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Tuesday, December 25, 2012

Importance of Domain Knowledge for Project Manager Excellence

So, what is necessary for a PM to excel or prepare for career change? Take a look at the various job requirements for project manager. Can you see a job posting for a Healthcare Software Developer post, a Retail Database Administrator, or a Financial Services QA analyst? No.

But, you can see job posts asking for a specialized experience in the application or technical domain areas knowledge. See examples such as the recent job requirements - a Java Programmer, a SQL Server Administrator, or a  SAP Quality Engineer  - that have surfaced recently.
Similarly, a number of jobs in the project management have begun asking for the industry specific domain knowledge. The postings like a Healthcare Project Manager, Pharmaceutical Project Manager with IT experience, IT Project Manager, Infrastructure Project Manager, Construction Project Manager, etc. speak for the increasing attention to specific domain knowledge skills that team members and stakeholders are seeking in a project manager.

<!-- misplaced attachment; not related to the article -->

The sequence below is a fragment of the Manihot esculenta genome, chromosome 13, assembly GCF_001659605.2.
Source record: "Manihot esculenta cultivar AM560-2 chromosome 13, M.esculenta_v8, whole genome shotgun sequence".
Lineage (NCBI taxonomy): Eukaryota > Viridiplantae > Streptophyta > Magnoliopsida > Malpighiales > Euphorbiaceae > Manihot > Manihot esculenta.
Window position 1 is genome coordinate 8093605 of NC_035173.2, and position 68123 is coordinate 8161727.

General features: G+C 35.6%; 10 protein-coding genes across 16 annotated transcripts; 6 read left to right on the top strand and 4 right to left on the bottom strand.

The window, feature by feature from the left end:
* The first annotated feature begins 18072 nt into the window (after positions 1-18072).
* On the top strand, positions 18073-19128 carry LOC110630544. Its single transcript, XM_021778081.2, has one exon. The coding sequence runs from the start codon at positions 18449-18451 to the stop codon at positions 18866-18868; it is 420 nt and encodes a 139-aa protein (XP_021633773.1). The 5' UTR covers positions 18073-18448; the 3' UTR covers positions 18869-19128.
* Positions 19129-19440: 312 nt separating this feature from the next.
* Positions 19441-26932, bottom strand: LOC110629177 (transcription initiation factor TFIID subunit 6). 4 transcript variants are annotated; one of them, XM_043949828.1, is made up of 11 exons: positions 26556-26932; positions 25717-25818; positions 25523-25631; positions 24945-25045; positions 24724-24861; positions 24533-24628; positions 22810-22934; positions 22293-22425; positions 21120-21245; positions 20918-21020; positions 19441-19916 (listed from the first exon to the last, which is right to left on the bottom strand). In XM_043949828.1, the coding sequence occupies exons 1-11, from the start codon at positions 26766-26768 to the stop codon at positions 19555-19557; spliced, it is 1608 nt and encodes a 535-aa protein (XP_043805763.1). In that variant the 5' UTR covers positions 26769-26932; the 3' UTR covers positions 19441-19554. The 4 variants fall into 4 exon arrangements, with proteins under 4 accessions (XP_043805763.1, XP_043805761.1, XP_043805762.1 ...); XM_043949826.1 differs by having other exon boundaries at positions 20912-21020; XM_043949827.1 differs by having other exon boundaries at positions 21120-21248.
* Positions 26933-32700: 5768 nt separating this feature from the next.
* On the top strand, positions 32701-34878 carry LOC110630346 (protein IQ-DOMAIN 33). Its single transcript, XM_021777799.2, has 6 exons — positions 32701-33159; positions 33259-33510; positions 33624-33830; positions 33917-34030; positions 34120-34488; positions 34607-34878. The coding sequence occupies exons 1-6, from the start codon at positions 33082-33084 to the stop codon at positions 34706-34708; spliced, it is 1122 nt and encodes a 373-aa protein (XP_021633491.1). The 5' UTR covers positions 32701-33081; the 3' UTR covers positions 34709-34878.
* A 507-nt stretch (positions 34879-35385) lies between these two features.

But, how prepared are the project managers in specific domain knowledge areas? Let us be clear. I am not talking about technology skills, such as understanding programming or IP address configuration. But, shouldn’t an IT Project Manger understand to differentiate whether an IP address is internal or external facing? Before answering that question, think if NASA can hire a project manager who doesn’t understand the various contracting requirements to work with federal agencies and contractors?  A recent job requirements for a project manager asked for knowledge of image processing and remote sensing requirements. Requirements for another chemical project manager asked for chemical manufacturing process and drafting requirements. What are the signals from the market then?